There are occasionally other positions in the family leadership. Frequently, ruling panels have been set up when a boss goes to jail to divide the responsibility of the family (these usually consist of three or five members). This also helps divert police attention from any one member. The family messenger and street boss were positions created by former Genovese family leader Vincent Gigante.
The initiation ritual emerged from various sources, such as Roman Catholic confraternities and Masonic Lodges in mid-19th century Sicily and has hardly changed to this day. The Chief of Police of Palermo in 1875 reported that the man of honor to be initiated would be led into the presence of a group of bosses and underbosses. One of these men would prick the initiate's arm or hand and tell him to smear the blood onto a sacred image, usually a saint. The oath of loyalty would be taken as the image was burned and scattered, thus symbolizing the annihilation of traitors. This was confirmed by the first pentito, Tommaso Buscetta.
A hit, or murder, of a "made" man had to be approved by the leadership of his family, or retaliatory hits would be made, possibly inciting a war. In a state of war, families would "go to the mattresses" — an Italian phrase which roughly meant to go into battle.
When the boss decides to let a member into the family one will be part of a ceremony, involving the drawing of blood, swearing an oath over a gun or holy picture, and obeying the rules of the organization. In New York City, the Mafia created customs and traditions which the members have to follow. If one breaks any of the rules they can be killed by another member of the family and usually the murder is committed by the people closest to that person.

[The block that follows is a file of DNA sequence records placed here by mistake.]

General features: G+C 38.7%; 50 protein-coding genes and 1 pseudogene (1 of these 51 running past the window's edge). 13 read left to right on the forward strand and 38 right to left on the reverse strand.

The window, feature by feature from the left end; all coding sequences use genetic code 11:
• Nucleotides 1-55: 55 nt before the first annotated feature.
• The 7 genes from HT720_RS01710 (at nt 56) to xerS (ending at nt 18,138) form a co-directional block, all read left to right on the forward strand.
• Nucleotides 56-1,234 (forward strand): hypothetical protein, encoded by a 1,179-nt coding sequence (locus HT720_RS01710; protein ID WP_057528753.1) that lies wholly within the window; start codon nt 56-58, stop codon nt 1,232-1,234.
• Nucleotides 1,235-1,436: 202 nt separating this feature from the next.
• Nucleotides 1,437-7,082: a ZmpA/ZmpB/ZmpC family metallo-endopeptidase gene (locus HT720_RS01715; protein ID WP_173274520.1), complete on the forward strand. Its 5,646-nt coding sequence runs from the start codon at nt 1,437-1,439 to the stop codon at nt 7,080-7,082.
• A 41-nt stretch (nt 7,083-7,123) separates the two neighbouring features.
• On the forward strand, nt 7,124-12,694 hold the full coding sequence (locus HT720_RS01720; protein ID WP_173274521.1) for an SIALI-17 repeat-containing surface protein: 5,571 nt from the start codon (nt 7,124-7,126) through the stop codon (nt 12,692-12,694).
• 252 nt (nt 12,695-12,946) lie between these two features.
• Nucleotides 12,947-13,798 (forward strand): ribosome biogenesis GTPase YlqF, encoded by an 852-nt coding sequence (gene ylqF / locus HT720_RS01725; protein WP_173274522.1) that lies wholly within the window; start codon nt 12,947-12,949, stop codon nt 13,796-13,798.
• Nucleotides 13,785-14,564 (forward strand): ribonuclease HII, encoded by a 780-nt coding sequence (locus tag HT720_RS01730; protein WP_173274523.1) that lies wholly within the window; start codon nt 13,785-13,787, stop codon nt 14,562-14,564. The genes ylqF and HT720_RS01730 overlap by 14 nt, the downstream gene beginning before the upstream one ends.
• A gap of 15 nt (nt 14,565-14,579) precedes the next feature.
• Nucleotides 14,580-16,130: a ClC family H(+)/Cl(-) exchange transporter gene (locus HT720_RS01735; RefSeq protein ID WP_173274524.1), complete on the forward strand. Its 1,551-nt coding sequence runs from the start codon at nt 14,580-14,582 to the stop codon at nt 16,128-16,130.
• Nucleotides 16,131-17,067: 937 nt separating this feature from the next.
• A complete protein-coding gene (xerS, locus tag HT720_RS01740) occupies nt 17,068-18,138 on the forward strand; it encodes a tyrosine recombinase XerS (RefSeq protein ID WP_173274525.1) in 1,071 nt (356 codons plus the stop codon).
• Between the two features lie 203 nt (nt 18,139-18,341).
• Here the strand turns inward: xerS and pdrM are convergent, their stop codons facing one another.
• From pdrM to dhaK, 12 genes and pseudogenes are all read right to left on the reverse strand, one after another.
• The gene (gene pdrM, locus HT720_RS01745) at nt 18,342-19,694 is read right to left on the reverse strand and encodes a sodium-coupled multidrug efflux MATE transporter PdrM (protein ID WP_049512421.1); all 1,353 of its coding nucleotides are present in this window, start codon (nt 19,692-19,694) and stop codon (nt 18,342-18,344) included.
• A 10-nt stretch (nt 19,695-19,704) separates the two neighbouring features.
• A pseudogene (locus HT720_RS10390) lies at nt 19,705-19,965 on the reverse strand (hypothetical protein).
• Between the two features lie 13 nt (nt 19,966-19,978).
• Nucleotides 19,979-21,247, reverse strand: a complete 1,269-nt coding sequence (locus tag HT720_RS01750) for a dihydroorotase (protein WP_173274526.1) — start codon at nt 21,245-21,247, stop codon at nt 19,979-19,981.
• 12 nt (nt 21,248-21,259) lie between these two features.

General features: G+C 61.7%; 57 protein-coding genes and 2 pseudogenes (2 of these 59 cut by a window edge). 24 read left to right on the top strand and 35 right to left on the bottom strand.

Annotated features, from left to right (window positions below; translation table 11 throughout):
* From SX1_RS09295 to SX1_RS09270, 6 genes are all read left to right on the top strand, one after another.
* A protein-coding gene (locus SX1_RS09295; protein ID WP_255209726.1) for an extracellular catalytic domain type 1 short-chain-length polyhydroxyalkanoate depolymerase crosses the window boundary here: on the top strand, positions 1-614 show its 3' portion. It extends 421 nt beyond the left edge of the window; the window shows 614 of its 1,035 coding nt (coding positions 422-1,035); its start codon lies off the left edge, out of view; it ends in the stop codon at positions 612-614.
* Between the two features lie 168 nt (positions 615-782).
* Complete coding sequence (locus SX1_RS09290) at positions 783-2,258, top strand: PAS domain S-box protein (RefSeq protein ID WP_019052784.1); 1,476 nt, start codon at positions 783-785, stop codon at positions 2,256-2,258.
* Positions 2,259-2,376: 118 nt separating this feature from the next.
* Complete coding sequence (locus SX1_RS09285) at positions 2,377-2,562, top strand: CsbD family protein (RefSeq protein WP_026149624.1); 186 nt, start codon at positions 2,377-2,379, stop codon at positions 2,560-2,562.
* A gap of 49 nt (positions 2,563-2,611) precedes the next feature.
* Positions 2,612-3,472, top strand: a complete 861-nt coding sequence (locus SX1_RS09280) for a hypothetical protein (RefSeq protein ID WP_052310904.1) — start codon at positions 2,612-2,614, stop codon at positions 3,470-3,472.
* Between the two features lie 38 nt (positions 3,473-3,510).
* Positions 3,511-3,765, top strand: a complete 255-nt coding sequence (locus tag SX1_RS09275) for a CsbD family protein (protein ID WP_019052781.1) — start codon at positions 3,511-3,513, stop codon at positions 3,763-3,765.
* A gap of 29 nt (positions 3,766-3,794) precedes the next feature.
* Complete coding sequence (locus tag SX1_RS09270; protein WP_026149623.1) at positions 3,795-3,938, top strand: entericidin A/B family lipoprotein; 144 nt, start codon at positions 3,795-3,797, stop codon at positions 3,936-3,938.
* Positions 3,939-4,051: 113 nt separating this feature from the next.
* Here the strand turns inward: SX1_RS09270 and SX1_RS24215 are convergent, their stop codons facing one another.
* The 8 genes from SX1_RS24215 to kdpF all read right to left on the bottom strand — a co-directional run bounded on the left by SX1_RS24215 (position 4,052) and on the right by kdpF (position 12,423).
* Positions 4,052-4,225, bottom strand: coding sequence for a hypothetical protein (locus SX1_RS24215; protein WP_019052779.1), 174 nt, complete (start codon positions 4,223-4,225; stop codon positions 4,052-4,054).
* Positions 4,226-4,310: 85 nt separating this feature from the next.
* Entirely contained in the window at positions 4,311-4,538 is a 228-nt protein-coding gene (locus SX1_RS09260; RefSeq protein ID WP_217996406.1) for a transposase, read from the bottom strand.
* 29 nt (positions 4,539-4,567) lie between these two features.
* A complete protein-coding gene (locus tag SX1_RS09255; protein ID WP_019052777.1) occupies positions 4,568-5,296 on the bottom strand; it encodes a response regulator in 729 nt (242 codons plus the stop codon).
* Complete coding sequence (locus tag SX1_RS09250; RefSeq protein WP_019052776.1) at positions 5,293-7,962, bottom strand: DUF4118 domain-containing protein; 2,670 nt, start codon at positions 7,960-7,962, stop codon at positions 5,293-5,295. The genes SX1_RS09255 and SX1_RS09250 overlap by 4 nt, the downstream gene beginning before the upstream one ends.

Homosexuality is reportedly incompatible with the American Mafia code of conduct. In 1992, John D'Amato, acting boss of the DeCavalcante family, was killed when the family learned of his sexual relationships with other men.
The following is a list of all the 25 Mafia families that have been active in America. Note that some families have members and associates working in other regions as well. The organization is not limited to these regions.
U.S. Naval Intelligence entered into an agreement with Lucky Luciano to gain his assistance in keeping the New York waterfront free from saboteurs after the destruction of the SS Normandie. This spectacular disaster convinced both sides to talk seriously about protecting America’s East Coast on the afternoon of February 9, 1942. While it was in the process of being converted into a troopship, the luxury ocean liner, Normandie, mysteriously burst into flames with 1,500 sailors and civilians on board. All but one escaped, but 128 were injured and by the next day the ship was a smoking hulk. In his report, twelve years later, William B. Herlands, Commissioner of Investigation, made the case for the US government talking to top criminals, stating "The Intelligence authorities were greatly concerned with the problems of sabotage and espionage ... Suspicions were rife with respect to the leaking of information about convoy movements. The Normandie, which was being converted to war use as the Navy auxiliary Lafayette, had burned at the pier in the North River, New York City. Sabotage was suspected."
In August 1960, Colonel Sheffield Edwards, director of the Office of Security of the Central Intelligence Agency (CIA), proposed the assassination of Cuban head of state Fidel Castro by Mafia assassins. Between August 1960 and April 1961, the CIA, with the help of the Mafia, pursued a series of plots to poison or shoot Castro. Those allegedly involved included Sam Giancana, Carlos Marcello, Santo Trafficante, Jr., and John Roselli.